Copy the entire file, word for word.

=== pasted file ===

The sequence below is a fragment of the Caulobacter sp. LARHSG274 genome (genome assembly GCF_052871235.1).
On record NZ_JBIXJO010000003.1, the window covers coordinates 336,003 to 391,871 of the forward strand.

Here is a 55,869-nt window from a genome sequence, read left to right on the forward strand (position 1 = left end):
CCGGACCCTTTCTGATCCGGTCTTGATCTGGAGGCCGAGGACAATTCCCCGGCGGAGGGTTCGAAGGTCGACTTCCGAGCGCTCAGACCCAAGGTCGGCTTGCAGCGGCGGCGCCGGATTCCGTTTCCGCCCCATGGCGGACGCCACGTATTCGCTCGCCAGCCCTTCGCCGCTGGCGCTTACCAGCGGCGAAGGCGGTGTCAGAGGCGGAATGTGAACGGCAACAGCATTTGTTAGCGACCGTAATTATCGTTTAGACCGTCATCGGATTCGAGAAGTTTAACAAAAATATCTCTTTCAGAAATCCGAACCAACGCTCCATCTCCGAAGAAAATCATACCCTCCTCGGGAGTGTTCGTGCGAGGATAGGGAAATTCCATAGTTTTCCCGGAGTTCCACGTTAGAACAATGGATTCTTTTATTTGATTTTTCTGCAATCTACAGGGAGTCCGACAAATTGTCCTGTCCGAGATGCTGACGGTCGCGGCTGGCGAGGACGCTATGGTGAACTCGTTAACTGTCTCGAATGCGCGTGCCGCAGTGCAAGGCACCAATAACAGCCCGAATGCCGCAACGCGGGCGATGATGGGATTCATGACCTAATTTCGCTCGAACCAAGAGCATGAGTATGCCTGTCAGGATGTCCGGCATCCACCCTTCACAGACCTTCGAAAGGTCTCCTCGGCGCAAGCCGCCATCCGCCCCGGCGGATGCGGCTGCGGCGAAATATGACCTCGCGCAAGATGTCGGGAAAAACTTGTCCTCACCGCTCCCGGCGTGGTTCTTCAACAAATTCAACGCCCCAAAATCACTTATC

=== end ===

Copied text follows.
The sequence below is a fragment of the Caulobacter sp. LARHSG274 genome (genome assembly GCF_052871235.1).
On record NZ_JBIXJO010000003.1, the window covers coordinates 336,003 to 391,871 of the forward strand.

Here is a 55,869-nt window from a genome sequence, read left to right on the forward strand (position 1 = left end):
CCGGACCCTTTCTGATCCGGTCTTGATCTGGAGGCCGAGGACAATTCCCCGGCGGAGGGTTCGAAGGTCGACTTCCGAGCGCTCAGACCCAAGGTCGGCTTGCAGCGGCGGCGCCGGATTCCGTTTCCGCCCCATGGCGGACGCCACGTATTCGCTCGCCAGCCCTTCGCCGCTGGCGCTTACCAGCGGCGAAGGCGGTGTCAGAGGCGGAATGTGAACGGCAACAGCATTTGTTAGCGACCGTAATTATCGTTTAGACCGTCATCGGATTCGAGAAGTTTAACAAAAATATCTCTTTCAGAAATCCGAACCAACGCTCCATCTCCGAAGAAAATCATACCCTCCTCGGGAGTGTTCGTGCGAGGATAGGGAAATTCCATAGTTTTCCCGGAGTTCCACGTTAGAACAATGGATTCTTTTATTTGATTTTTCTGCAATCTACAGGGAGTCCGACAAATTGTCCTGTCCGAGATGCTGACGGTCGCGGCTGGCGAGGACGCTATGGTGAACTCGTTAACTGTCTCGAATGCGCGTGCCGCAGTGCAAGGCACCAATAACAGCCCGAATGCCGCAACGCGGGCGATGATGGGATTCATGACCTAATTTCGCTCGAACCAAGAGCATGAGTATGCCTGTCAGGATGTCCGGCATCCACCCTTCACAGACCTTCGAAAGGTCTCCTCGGCGCAAGCCGCCATCCGCCCCGGCGGATGCGGCTGCGGCGAAATATGACCTCGCGCAAGATGTCGGGAAAAACTTGTCCTCACCGCTCCCGGCGTGGTTCTTCAACAAATTCAACGCCCCAAAATCACTTATC